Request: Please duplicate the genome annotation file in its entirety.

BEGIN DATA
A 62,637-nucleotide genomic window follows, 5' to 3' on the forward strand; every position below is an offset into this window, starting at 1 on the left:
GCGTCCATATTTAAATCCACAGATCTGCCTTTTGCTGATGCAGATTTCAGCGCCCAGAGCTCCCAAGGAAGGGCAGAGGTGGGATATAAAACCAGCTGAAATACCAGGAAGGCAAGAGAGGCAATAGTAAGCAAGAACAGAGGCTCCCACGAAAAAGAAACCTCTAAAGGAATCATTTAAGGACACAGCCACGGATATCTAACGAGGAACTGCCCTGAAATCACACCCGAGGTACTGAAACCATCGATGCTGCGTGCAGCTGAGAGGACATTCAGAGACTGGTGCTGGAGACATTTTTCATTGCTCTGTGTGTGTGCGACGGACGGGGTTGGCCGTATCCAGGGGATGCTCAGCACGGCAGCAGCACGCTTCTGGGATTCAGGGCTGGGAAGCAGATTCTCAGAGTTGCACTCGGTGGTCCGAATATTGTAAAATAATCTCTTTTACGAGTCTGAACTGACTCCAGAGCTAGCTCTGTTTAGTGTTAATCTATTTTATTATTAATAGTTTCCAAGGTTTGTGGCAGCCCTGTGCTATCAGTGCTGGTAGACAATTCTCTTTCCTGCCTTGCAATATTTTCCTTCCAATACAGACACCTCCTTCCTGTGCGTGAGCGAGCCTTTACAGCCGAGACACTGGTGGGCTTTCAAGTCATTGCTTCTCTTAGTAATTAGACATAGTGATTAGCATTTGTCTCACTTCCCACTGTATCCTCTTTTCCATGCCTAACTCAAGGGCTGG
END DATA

A 62,637-nucleotide genomic window follows, 5' to 3' on the forward strand; every position below is an offset into this window, starting at 1 on the left:
GCGTCCATATTTAAATCCACAGATCTGCCTTTTGCTGATGCAGATTTCAGCGCCCAGAGCTCCCAAGGAAGGGCAGAGGTGGGATATAAAACCAGCTGAAATACCAGGAAGGCAAGAGAGGCAATAGTAAGCAAGAACAGAGGCTCCCACGAAAAAGAAACCTCTAAAGGAATCATTTAAGGACACAGCCACGGATATCTAACGAGGAACTGCCCTGAAATCACACCCGAGGTACTGAAACCATCGATGCTGCGTGCAGCTGAGAGGACATTCAGAGACTGGTGCTGGAGACATTTTTCATTGCTCTGTGTGTGTGCGACGGACGGGGTTGGCCGTATCCAGGGGATGCTCAGCACGGCAGCAGCACGCTTCTGGGATTCAGGGCTGGGAAGCAGATTCTCAGAGTTGCACTCGGTGGTCCGAATATTGTAAAATAATCTCTTTTACGAGTCTGAACTGACTCCAGAGCTAGCTCTGTTTAGTGTTAATCTATTTTATTATTAATAGTTTCCAAGGTTTGTGGCAGCCCTGTGCTATCAGTGCTGGTAGACAATTCTCTTTCCTGCCTTGCAATATTTTCCTTCCAATACAGACACCTCCTTCCTGTGCGTGAGCGAGCCTTTACAGCCGAGACACTGGTGGGCTTTCAAGTCATTGCTTCTCTTAGTAATTAGACATAGTGATTAGCATTTGTCTCACTTCCCACTGTATCCTCTTTTCCATGCCTAACTCAAGGGCTGG